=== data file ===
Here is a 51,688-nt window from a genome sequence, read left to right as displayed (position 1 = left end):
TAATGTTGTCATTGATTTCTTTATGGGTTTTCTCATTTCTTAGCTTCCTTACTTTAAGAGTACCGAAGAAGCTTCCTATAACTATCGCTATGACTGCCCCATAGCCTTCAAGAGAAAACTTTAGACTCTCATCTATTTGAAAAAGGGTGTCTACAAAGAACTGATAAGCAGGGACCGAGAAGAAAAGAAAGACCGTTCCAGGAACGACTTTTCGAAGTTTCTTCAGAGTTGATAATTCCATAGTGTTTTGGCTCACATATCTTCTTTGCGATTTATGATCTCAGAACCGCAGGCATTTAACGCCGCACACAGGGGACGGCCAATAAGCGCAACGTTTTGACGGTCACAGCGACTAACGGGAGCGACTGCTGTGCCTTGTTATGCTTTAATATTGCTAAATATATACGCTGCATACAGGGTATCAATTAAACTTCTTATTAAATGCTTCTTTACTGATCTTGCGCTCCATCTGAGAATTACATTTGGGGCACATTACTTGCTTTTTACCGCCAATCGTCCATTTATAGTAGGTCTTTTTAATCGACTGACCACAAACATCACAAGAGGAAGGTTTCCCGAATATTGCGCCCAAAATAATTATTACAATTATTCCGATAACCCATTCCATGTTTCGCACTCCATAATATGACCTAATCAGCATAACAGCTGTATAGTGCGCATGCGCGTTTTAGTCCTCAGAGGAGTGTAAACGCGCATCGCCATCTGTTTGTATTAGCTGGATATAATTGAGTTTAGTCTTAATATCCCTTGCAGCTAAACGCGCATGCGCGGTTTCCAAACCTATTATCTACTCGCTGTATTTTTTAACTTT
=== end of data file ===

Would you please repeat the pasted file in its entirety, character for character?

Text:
Here is a 51,688-nt window from a genome sequence, read left to right as displayed (position 1 = left end):
TAATGTTGTCATTGATTTCTTTATGGGTTTTCTCATTTCTTAGCTTCCTTACTTTAAGAGTACCGAAGAAGCTTCCTATAACTATCGCTATGACTGCCCCATAGCCTTCAAGAGAAAACTTTAGACTCTCATCTATTTGAAAAAGGGTGTCTACAAAGAACTGATAAGCAGGGACCGAGAAGAAAAGAAAGACCGTTCCAGGAACGACTTTTCGAAGTTTCTTCAGAGTTGATAATTCCATAGTGTTTTGGCTCACATATCTTCTTTGCGATTTATGATCTCAGAACCGCAGGCATTTAACGCCGCACACAGGGGACGGCCAATAAGCGCAACGTTTTGACGGTCACAGCGACTAACGGGAGCGACTGCTGTGCCTTGTTATGCTTTAATATTGCTAAATATATACGCTGCATACAGGGTATCAATTAAACTTCTTATTAAATGCTTCTTTACTGATCTTGCGCTCCATCTGAGAATTACATTTGGGGCACATTACTTGCTTTTTACCGCCAATCGTCCATTTATAGTAGGTCTTTTTAATCGACTGACCACAAACATCACAAGAGGAAGGTTTCCCGAATATTGCGCCCAAAATAATTATTACAATTATTCCGATAACCCATTCCATGTTTCGCACTCCATAATATGACCTAATCAGCATAACAGCTGTATAGTGCGCATGCGCGTTTTAGTCCTCAGAGGAGTGTAAACGCGCATCGCCATCTGTTTGTATTAGCTGGATATAATTGAGTTTAGTCTTAATATCCCTTGCAGCTAAACGCGCATGCGCGGTTTCCAAACCTATTATCTACTCGCTGTATTTTTTAACTTT